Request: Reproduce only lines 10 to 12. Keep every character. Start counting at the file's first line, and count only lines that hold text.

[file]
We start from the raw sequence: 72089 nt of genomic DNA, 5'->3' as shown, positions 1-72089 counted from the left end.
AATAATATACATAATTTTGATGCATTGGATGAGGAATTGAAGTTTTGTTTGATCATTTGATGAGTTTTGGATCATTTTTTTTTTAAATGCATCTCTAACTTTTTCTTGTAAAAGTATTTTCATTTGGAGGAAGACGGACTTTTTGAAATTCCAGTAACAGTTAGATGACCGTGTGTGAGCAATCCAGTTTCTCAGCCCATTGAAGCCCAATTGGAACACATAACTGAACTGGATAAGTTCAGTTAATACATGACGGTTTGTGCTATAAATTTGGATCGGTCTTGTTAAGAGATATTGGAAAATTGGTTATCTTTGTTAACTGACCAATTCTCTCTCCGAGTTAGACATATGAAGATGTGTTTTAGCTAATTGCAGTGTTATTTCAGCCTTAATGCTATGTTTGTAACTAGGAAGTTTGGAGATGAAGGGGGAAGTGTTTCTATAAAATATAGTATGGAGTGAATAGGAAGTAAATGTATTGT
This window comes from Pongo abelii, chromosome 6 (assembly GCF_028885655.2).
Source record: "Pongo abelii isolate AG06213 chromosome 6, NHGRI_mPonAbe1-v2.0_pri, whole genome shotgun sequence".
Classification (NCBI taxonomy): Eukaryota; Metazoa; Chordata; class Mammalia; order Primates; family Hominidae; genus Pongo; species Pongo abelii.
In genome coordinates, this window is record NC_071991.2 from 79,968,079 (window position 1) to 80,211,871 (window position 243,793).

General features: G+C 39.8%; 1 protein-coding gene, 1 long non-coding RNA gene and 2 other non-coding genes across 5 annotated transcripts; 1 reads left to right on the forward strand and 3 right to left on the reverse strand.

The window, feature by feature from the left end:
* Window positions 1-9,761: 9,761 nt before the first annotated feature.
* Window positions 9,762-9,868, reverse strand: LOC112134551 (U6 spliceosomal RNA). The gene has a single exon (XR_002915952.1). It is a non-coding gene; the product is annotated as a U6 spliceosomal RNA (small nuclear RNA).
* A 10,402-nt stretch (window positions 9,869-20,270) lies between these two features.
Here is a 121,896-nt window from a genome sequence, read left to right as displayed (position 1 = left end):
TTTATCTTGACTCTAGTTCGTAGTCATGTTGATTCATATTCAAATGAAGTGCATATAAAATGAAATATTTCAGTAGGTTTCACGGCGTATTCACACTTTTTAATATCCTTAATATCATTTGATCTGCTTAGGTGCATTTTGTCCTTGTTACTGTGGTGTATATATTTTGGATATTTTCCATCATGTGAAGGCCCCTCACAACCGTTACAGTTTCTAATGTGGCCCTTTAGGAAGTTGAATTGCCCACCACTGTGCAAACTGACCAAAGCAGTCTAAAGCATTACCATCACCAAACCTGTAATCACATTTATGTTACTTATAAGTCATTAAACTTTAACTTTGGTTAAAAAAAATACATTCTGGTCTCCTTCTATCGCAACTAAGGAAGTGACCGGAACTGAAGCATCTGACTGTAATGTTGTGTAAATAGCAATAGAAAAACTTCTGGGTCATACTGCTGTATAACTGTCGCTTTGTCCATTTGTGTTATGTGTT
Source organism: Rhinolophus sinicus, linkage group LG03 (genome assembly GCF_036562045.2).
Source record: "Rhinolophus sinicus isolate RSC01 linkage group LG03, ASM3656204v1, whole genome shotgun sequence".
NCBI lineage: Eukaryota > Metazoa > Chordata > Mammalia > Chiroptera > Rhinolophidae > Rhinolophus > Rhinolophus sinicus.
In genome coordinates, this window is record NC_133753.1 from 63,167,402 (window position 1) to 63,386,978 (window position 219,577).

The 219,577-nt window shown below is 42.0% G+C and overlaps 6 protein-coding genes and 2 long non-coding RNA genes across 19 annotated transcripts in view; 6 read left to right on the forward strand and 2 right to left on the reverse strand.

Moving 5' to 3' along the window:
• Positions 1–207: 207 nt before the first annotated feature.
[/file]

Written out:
* Window positions 9,762-9,868, reverse strand: LOC112134551 (U6 spliceosomal RNA). The gene has a single exon (XR_002915952.1). It is a non-coding gene; the product is annotated as a U6 spliceosomal RNA (small nuclear RNA).
* A 10,402-nt stretch (window positions 9,869-20,270) lies between these two features.
Here is a 121,896-nt window from a genome sequence, read left to right as displayed (position 1 = left end):